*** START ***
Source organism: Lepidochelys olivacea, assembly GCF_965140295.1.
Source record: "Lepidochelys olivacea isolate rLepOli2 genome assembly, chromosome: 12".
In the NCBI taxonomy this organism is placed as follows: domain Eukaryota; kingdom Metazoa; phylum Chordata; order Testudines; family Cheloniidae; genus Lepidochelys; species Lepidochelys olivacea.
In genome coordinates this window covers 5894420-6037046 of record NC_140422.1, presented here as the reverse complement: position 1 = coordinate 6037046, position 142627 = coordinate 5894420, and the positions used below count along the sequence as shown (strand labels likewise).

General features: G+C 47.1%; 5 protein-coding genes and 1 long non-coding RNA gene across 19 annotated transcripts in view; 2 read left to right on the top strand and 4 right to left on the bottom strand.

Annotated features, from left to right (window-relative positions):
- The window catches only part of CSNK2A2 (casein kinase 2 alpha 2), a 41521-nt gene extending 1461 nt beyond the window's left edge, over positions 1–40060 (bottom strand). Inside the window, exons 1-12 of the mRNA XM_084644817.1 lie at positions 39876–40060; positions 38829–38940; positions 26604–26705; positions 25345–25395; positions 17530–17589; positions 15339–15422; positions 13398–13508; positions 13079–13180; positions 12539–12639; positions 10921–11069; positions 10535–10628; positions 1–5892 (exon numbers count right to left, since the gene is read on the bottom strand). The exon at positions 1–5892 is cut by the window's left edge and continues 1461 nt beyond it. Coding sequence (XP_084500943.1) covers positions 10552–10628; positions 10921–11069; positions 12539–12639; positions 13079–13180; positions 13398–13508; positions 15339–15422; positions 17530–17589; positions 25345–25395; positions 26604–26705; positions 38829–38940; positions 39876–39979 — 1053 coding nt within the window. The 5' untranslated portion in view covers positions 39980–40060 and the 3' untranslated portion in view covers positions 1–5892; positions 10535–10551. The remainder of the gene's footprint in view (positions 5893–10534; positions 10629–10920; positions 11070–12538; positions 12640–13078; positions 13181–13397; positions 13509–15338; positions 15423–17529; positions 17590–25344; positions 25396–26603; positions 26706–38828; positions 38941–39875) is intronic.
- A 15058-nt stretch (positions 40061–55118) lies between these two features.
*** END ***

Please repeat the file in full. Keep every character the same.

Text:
Source organism: Lepidochelys olivacea, assembly GCF_965140295.1.
Source record: "Lepidochelys olivacea isolate rLepOli2 genome assembly, chromosome: 12".
In the NCBI taxonomy this organism is placed as follows: domain Eukaryota; kingdom Metazoa; phylum Chordata; order Testudines; family Cheloniidae; genus Lepidochelys; species Lepidochelys olivacea.
In genome coordinates this window covers 5894420-6037046 of record NC_140422.1, presented here as the reverse complement: position 1 = coordinate 6037046, position 142627 = coordinate 5894420, and the positions used below count along the sequence as shown (strand labels likewise).

General features: G+C 47.1%; 5 protein-coding genes and 1 long non-coding RNA gene across 19 annotated transcripts in view; 2 read left to right on the top strand and 4 right to left on the bottom strand.

Annotated features, from left to right (window-relative positions):
- The window catches only part of CSNK2A2 (casein kinase 2 alpha 2), a 41521-nt gene extending 1461 nt beyond the window's left edge, over positions 1–40060 (bottom strand). Inside the window, exons 1-12 of the mRNA XM_084644817.1 lie at positions 39876–40060; positions 38829–38940; positions 26604–26705; positions 25345–25395; positions 17530–17589; positions 15339–15422; positions 13398–13508; positions 13079–13180; positions 12539–12639; positions 10921–11069; positions 10535–10628; positions 1–5892 (exon numbers count right to left, since the gene is read on the bottom strand). The exon at positions 1–5892 is cut by the window's left edge and continues 1461 nt beyond it. Coding sequence (XP_084500943.1) covers positions 10552–10628; positions 10921–11069; positions 12539–12639; positions 13079–13180; positions 13398–13508; positions 15339–15422; positions 17530–17589; positions 25345–25395; positions 26604–26705; positions 38829–38940; positions 39876–39979 — 1053 coding nt within the window. The 5' untranslated portion in view covers positions 39980–40060 and the 3' untranslated portion in view covers positions 1–5892; positions 10535–10551. The remainder of the gene's footprint in view (positions 5893–10534; positions 10629–10920; positions 11070–12538; positions 12640–13078; positions 13181–13397; positions 13509–15338; positions 15423–17529; positions 17590–25344; positions 25396–26603; positions 26706–38828; positions 38941–39875) is intronic.
- A 15058-nt stretch (positions 40061–55118) lies between these two features.